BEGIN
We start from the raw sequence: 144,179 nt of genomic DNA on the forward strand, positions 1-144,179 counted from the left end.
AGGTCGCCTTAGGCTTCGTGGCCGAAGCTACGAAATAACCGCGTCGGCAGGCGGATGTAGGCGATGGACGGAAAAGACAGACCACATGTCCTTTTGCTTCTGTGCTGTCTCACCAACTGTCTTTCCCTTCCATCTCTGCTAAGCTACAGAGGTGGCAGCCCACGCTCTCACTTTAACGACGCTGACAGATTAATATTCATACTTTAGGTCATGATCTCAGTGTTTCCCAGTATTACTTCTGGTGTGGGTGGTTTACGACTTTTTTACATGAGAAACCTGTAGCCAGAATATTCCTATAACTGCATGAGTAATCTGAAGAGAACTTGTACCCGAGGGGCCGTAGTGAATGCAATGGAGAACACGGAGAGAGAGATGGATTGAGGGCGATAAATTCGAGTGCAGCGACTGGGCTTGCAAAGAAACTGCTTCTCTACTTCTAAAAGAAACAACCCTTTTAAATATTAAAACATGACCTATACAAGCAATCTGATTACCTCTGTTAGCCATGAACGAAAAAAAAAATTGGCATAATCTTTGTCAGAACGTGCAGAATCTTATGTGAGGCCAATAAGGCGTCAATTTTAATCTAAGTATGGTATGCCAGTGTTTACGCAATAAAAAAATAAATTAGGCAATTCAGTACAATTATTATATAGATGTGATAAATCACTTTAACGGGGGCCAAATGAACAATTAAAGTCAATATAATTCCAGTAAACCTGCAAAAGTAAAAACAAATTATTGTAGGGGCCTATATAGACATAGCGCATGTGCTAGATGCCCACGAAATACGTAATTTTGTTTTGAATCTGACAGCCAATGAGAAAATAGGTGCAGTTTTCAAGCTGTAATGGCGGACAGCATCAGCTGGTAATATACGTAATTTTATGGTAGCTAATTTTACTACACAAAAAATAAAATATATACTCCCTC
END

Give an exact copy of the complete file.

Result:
We start from the raw sequence: 144,179 nt of genomic DNA on the forward strand, positions 1-144,179 counted from the left end.
AGGTCGCCTTAGGCTTCGTGGCCGAAGCTACGAAATAACCGCGTCGGCAGGCGGATGTAGGCGATGGACGGAAAAGACAGACCACATGTCCTTTTGCTTCTGTGCTGTCTCACCAACTGTCTTTCCCTTCCATCTCTGCTAAGCTACAGAGGTGGCAGCCCACGCTCTCACTTTAACGACGCTGACAGATTAATATTCATACTTTAGGTCATGATCTCAGTGTTTCCCAGTATTACTTCTGGTGTGGGTGGTTTACGACTTTTTTACATGAGAAACCTGTAGCCAGAATATTCCTATAACTGCATGAGTAATCTGAAGAGAACTTGTACCCGAGGGGCCGTAGTGAATGCAATGGAGAACACGGAGAGAGAGATGGATTGAGGGCGATAAATTCGAGTGCAGCGACTGGGCTTGCAAAGAAACTGCTTCTCTACTTCTAAAAGAAACAACCCTTTTAAATATTAAAACATGACCTATACAAGCAATCTGATTACCTCTGTTAGCCATGAACGAAAAAAAAAATTGGCATAATCTTTGTCAGAACGTGCAGAATCTTATGTGAGGCCAATAAGGCGTCAATTTTAATCTAAGTATGGTATGCCAGTGTTTACGCAATAAAAAAATAAATTAGGCAATTCAGTACAATTATTATATAGATGTGATAAATCACTTTAACGGGGGCCAAATGAACAATTAAAGTCAATATAATTCCAGTAAACCTGCAAAAGTAAAAACAAATTATTGTAGGGGCCTATATAGACATAGCGCATGTGCTAGATGCCCACGAAATACGTAATTTTGTTTTGAATCTGACAGCCAATGAGAAAATAGGTGCAGTTTTCAAGCTGTAATGGCGGACAGCATCAGCTGGTAATATACGTAATTTTATGGTAGCTAATTTTACTACACAAAAAATAAAATATATACTCCCTC